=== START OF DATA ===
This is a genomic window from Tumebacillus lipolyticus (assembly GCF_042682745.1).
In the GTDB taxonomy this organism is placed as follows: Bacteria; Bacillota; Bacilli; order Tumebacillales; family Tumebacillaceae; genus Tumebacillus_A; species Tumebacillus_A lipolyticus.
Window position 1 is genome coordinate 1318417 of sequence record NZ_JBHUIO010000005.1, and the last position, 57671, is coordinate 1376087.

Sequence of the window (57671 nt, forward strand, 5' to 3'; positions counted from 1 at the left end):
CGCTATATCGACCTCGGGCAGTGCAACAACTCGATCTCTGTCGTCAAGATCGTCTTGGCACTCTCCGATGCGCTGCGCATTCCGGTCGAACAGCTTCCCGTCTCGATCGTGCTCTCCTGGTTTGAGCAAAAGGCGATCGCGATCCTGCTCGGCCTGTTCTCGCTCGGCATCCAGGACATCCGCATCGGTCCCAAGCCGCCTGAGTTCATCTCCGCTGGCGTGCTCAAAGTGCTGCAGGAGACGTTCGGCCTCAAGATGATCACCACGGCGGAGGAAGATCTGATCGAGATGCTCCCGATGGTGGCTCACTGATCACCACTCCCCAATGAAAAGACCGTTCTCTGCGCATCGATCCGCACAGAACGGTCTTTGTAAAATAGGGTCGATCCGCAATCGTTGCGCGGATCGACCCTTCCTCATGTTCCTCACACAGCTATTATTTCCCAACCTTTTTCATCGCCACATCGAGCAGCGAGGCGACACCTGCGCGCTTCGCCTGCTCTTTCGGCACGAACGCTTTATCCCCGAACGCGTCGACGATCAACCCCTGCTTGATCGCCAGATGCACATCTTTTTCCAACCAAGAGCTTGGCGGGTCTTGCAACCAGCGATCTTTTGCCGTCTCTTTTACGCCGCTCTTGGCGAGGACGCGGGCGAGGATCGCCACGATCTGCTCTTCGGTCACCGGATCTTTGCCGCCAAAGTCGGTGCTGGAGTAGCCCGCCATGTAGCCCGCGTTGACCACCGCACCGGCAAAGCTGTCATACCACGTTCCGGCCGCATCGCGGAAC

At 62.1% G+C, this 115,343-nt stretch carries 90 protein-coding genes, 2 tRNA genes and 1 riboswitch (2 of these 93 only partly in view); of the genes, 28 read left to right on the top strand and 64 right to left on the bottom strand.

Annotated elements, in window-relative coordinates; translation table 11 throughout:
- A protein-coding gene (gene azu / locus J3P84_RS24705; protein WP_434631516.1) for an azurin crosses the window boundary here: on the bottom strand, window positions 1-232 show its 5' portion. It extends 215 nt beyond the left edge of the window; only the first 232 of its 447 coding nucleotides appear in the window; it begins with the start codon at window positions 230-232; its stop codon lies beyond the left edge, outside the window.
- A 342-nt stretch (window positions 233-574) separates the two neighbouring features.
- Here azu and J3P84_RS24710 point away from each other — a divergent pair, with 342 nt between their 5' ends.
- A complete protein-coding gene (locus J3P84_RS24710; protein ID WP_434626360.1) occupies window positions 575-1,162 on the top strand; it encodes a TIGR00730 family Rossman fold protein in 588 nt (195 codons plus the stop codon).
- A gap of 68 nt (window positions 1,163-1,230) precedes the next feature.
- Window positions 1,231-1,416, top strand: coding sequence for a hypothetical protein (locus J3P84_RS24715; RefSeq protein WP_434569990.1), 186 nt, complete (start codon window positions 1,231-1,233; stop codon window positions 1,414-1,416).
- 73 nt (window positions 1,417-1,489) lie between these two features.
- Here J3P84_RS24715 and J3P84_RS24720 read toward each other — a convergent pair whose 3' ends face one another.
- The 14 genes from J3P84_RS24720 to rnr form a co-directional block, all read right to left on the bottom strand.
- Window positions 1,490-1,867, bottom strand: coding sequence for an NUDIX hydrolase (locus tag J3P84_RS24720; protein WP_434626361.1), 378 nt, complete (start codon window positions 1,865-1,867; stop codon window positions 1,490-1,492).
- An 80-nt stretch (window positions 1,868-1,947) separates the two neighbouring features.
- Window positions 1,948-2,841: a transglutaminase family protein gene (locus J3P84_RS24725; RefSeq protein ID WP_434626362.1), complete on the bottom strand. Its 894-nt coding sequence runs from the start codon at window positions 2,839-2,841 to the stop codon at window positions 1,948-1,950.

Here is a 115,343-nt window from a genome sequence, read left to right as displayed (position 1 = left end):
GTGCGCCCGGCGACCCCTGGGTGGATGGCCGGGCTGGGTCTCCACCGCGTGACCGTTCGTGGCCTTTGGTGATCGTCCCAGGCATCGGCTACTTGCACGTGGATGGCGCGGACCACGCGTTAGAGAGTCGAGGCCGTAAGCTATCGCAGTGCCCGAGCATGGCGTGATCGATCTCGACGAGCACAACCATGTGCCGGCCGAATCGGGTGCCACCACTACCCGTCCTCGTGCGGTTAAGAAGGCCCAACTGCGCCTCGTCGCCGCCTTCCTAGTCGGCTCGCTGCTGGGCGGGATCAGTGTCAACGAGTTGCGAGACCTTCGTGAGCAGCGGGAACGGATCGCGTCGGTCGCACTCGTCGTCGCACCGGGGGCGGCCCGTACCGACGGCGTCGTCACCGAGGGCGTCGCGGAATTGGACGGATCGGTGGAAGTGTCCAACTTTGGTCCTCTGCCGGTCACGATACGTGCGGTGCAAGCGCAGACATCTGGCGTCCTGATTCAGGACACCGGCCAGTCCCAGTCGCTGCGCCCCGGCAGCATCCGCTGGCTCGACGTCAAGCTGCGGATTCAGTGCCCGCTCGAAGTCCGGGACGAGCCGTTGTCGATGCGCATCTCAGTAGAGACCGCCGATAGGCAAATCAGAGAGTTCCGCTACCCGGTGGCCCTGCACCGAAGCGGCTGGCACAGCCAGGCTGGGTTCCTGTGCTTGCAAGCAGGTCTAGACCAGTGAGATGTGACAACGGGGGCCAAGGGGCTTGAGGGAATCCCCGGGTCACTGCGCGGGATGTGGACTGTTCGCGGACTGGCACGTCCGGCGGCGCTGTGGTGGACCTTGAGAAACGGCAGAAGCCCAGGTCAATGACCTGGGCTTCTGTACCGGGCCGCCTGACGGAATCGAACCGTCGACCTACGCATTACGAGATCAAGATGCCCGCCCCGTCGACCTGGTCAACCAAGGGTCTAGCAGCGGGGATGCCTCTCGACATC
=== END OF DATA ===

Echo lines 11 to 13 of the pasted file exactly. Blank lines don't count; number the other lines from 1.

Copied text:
- A complete protein-coding gene (locus J3P84_RS24710; protein ID WP_434626360.1) occupies window positions 575-1,162 on the top strand; it encodes a TIGR00730 family Rossman fold protein in 588 nt (195 codons plus the stop codon).
- A gap of 68 nt (window positions 1,163-1,230) precedes the next feature.
- Window positions 1,231-1,416, top strand: coding sequence for a hypothetical protein (locus J3P84_RS24715; RefSeq protein WP_434569990.1), 186 nt, complete (start codon window positions 1,231-1,233; stop codon window positions 1,414-1,416).